CES 2017 is officially underway, and Spotify is on the ground in Las Vegas talking about how streaming and audio are reshaping the media landscape. On Tuesday (Jan. 4), our own VP of Global Agencies and Partnerships, Alex Underwood, led a Spotify panel on the C Space Storytellers stage, sparking a fascinating discussion about how audio has changed, what it means for marketers and where it’s headed in the future.
“Audio is clearly the engine of emotion,” said Tony Mennuto, President of Wordsworth and Booth, during the panel. “Emotion inspires, motivates, helps us see possibilities that we might not rationally envision. That’s a lot of opportunity for advertisers.”
Later this week, we’ll be releasing audio recordings of all talks on the Storytellers Stage on Spotify, including keynotes and panels from Google, Hulu and Nielsen. You can check out the full schedule of events here. Just like your favorite songs and podcasts on Spotify, you’ll be able to download these audio recordings offline and listen at your leisure, in the moment you choose.
Turning up the volume on podcasts.
As podcasts continue to surge in popularity, they’re becoming a key way to reach a highly engaged audience, specifically with audio messaging. That’s because podcasts fit perfectly into moments like driving or running, when listeners’ eyes are focused on the activity at hand and their ears are free to listen to a true crime story, enjoy an in-depth celebrity interview or learn about the history of slot machines—all enabled by connected devices, homes, and cars.
In a recent study from Bridge Ratings, their monthly polls showed that general podcast consumption has increased by 27% in the past year alone, with a third of the surveyed population listening. The amount of people who had listened to a podcast in the last week increased by 40%, showing that listening frequency is also on the rise.
Plugged in: Why podcasts are more intimate
While it’s no secret that podcasts are growing, we wanted to understand how the podcast audience’s mindset is different, and what makes spoken-word audio content valuable for brands. We talked to a few experts in the audio and podcasting field, including Karen Pearson of the UK-based audio production company Folded Wing.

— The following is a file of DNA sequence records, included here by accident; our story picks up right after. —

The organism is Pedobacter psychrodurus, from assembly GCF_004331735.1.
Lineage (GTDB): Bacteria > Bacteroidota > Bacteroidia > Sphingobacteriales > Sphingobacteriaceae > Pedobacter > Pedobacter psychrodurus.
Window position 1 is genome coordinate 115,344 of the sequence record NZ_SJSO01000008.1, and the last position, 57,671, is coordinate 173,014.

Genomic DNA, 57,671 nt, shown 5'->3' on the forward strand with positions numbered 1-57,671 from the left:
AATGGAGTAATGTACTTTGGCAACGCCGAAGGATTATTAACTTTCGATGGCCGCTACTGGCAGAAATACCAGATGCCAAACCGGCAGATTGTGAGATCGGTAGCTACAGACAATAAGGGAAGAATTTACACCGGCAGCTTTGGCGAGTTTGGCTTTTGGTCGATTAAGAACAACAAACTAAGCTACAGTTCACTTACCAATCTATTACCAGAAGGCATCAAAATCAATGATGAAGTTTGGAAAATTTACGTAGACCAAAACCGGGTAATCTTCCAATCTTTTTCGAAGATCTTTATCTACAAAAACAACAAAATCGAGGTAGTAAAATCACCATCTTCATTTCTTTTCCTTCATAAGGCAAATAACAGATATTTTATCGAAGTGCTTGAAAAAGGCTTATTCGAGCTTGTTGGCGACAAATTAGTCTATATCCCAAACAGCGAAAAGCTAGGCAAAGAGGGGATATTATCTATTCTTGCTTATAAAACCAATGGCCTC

“One of the reasons podcasts continue to grow is that people control what they are listening to with a podcast,” Pearson says. “It fits into your life whenever. Because you are listening, not watching something, it is not taking over the whole of your brain. It becomes part of your life.”
Lea Thau, producer and former director of The Moth podcast and current host and creator of Strangers, describes how podcasts helped to create an intimate connection with audiences, by engaging their mind in a different way than video. “People actually listen. The fact that you’re talking in somebody’s head and they can also choose when they listen means you have the ability to curate your own experience. Podcasters can take the freedom to be more intimate and share things that might feel almost inappropriate on the radio.”
People listen to learn.
Podcast listeners aren’t just a growing audience. They’re a valuable one, too, thanks to their mindset while listening. According to a recent study by Comscore, which surveyed 2,000 U.S. listeners aged 18-49, people felt more “connected, intelligent and energized” after listening to a podcast. The study also found that out of all types of digital ads, advertisements associated with a podcast were found to be least intrusive. Two-thirds of listeners have acted on ads they heard in a podcast, either by researching a product or service or by actually purchasing something they first heard about in an episode.
“This is a massive medium where people are engaged,” says Tim Sims, VP of Inventory Partnerships at The Trade Desk. “Podcasts are a powerful type of content for marketers to participate in, They are listening. They are focused on what they are listening to. They can also correctly recall who the sponsor of the podcast was. It is incredible.”
Why are listeners so willing to engage with podcast ads? For one, because podcasters have been equally willing to innovate with their advertising. “Audio advertising is changing,” says Pearson. “It’s not just your traditional 30-second spot you get on the radio. It actually becomes part of the content. Now people understand that [in order] to listen to the podcast, they have to listen to that ad.” And streaming platforms provide rich data to better connect audiences with the right content at the right time, creating more relevant experiences for listeners.
The content and the platforms are both in place. Now, it’s up to brands to innovate in this space and connect with their audience.
Audio recordings from CES, including our panel on “The Power of Audio,” will be available next week on the Spotify platform.
At Spotify, we’re committed to helping brands and marketers understand the power of audio. Karen, Lea, and Tim’s interviews are part of larger research we’ve conducted around audio that we’ll be sharing more of later this month. To hear more sign up here:
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